Station Road, Sidcup

How can we help?

Please fill in this form and we'll get back to you as soon as possible.

Please enter your name
Please enter your email address
Please enter your telephone number
Please enter a question
Please let us know how you heard about us
Please enter the verification code

We’ll only use this information to handle your enquiry and we won’t share it with any third parties. For more details see our Privacy Policy

Caring Restaurateur Relieved of £60,000 Tax Return Late Filing Penalties

Those who deliberately delay filing their tax returns risk incurring severe financial penalties. However, the tax regime leaves room for mercy and, in relieving a hard-pressed restaurateur of more than £60,000 in penalties, the First-tier Tribunal (FTT) took account of her caring responsibilities for a succession of sick and elderly relatives.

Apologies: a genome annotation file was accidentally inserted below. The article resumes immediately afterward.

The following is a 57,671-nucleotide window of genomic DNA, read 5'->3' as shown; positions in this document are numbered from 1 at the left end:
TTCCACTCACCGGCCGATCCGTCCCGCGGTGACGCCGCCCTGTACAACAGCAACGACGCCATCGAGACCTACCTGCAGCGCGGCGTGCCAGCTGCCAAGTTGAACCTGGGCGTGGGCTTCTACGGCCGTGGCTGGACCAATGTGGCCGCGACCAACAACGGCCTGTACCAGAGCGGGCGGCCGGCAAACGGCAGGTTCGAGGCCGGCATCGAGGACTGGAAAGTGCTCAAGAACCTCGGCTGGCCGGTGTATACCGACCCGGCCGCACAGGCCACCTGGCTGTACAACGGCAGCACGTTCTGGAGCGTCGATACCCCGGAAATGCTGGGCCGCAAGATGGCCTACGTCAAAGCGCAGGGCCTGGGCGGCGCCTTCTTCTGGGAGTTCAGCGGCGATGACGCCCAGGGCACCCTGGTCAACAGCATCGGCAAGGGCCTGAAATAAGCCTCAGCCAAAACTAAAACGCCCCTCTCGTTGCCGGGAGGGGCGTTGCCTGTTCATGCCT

The woman managed an extensive family restaurant business. She explained her delay in filing her returns in respect of two tax years by the fact that she was at the relevant time primary carer for her father and parents-in-law, all of whom had since died. She also said that, whilst running the business hands on, she left financial matters in the hands of her husband and their accountant.

In dismissing her appeal against automatic and late-filing penalties amounting to £15,700, the FTT noted that she bore personal responsibility for filing the returns on time. Her reliance on others to deal with her financial affairs did not amount to a reasonable excuse for her failure to do so.

However, in upholding her challenge to further penalties totalling £60,243, the FTT found that HM Revenue and Customs had failed to show that the filing delays were deliberate. When under pressure due to her caring and business responsibilities, it was unsurprising that she left tax compliance matters to others. She gave penalty letters to her husband to deal with and was angry when she discovered that filing deadlines had been missed.

The contents of this article are intended for general information purposes only and shall not be deemed to be, or constitute legal advice. We cannot accept responsibility for any loss as a result of acts or omissions taken in respect of this article.